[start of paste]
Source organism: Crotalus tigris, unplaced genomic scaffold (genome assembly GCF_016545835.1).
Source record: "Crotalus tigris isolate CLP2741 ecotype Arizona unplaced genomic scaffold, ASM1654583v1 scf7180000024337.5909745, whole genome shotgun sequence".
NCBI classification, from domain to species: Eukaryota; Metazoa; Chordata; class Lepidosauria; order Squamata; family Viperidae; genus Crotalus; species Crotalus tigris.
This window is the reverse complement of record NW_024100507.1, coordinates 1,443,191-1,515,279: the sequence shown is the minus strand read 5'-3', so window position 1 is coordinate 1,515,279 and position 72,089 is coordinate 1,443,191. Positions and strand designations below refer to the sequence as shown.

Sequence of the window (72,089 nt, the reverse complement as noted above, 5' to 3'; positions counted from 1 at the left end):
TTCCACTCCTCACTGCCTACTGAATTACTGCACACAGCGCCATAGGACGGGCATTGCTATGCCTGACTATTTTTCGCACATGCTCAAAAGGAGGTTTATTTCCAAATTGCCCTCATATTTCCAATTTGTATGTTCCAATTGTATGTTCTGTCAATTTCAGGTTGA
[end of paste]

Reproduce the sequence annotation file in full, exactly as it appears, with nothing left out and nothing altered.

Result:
Source organism: Crotalus tigris, unplaced genomic scaffold (genome assembly GCF_016545835.1).
Source record: "Crotalus tigris isolate CLP2741 ecotype Arizona unplaced genomic scaffold, ASM1654583v1 scf7180000024337.5909745, whole genome shotgun sequence".
NCBI classification, from domain to species: Eukaryota; Metazoa; Chordata; class Lepidosauria; order Squamata; family Viperidae; genus Crotalus; species Crotalus tigris.
This window is the reverse complement of record NW_024100507.1, coordinates 1,443,191-1,515,279: the sequence shown is the minus strand read 5'-3', so window position 1 is coordinate 1,515,279 and position 72,089 is coordinate 1,443,191. Positions and strand designations below refer to the sequence as shown.

Sequence of the window (72,089 nt, the reverse complement as noted above, 5' to 3'; positions counted from 1 at the left end):
TTCCACTCCTCACTGCCTACTGAATTACTGCACACAGCGCCATAGGACGGGCATTGCTATGCCTGACTATTTTTCGCACATGCTCAAAAGGAGGTTTATTTCCAAATTGCCCTCATATTTCCAATTTGTATGTTCCAATTGTATGTTCTGTCAATTTCAGGTTGA